"Companies in New Jersey and companies in China are on two different levels. Chinese companies are big distributors, but New Jersey companies like Wakefern (Food Corp.) also process food and do many other things," Wu said. "I didn't expect to see a well-organized, well-managed and very efficient business like Wakefern. I can see these companies are the future for the world wholesale business, and that goes for the Chinese wholesale business, too."
New Jersey is one of several states Wu has toured to examine the United States' business connections with China, and while his travels through North Dakota presented a system of exporting goose feet to southern parts of the country, he said "on this tour with Choose New Jersey, I saw many trade links between China and New Jersey."
"After meeting with the lieutenant governor, I think I have a very complete picture of what New Jersey's government does to make New Jersey attractive for Chinese business," Wu said. "You can even see in the state's port many containers with China's shipping seal. That really surprised me, because it shows the degree of closeness between China and New Jersey."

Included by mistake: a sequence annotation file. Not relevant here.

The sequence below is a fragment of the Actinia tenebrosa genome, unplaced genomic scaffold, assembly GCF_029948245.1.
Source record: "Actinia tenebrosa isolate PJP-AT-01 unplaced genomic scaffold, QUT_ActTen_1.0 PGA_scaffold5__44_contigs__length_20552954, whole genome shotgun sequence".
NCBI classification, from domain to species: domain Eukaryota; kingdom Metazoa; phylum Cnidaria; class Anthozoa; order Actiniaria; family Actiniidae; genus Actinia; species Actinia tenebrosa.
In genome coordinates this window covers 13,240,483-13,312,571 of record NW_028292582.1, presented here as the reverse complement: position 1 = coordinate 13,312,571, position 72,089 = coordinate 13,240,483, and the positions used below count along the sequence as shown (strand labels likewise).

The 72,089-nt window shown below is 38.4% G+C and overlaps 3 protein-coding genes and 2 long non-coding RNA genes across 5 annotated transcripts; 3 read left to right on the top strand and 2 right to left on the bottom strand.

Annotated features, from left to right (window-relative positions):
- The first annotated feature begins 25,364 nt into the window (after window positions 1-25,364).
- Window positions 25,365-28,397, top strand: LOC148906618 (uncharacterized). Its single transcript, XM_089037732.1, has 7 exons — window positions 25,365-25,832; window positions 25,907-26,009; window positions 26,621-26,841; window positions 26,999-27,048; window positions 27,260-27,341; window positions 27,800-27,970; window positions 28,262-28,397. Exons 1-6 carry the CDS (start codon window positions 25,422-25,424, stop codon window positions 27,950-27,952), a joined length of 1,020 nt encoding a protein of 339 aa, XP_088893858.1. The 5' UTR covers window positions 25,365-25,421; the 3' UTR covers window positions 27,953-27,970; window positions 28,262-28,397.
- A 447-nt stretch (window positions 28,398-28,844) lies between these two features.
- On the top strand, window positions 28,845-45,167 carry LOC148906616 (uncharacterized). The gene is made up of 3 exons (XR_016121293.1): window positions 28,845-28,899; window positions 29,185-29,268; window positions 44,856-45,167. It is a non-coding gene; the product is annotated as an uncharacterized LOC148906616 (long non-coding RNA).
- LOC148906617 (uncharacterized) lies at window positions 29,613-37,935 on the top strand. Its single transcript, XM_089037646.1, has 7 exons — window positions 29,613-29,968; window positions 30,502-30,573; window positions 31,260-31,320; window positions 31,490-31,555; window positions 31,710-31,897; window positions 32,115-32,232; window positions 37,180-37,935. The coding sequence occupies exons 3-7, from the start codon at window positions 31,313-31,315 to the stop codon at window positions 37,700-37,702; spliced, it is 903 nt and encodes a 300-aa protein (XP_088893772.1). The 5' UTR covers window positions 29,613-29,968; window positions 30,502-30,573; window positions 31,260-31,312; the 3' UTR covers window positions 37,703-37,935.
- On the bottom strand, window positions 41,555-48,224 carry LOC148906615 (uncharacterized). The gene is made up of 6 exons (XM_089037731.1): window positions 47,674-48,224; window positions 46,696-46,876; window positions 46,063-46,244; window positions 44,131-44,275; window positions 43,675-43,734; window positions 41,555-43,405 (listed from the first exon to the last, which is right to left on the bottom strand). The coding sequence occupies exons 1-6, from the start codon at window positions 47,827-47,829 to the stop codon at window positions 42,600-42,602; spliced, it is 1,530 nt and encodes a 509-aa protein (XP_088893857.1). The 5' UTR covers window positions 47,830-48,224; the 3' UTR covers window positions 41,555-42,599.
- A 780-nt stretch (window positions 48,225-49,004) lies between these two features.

Wu said he saw other trade relationships in the warehouses of Wakefern and Atalanta Corp., which held goods imported from China, but he said he was most impressed by both companies' efficiencies in handling and shipping those products to new places.
"The way New Jersey's companies are managed is a good thing for China to use," Wu said. "I've asked many people what they think of New Jersey, and what I've learned from them is it's very strong in manufacturing, pharmaceuticals, life sciences and education, and all of those factors fuse with New Jersey being able to work with China. I think New Jersey has a lot of potential."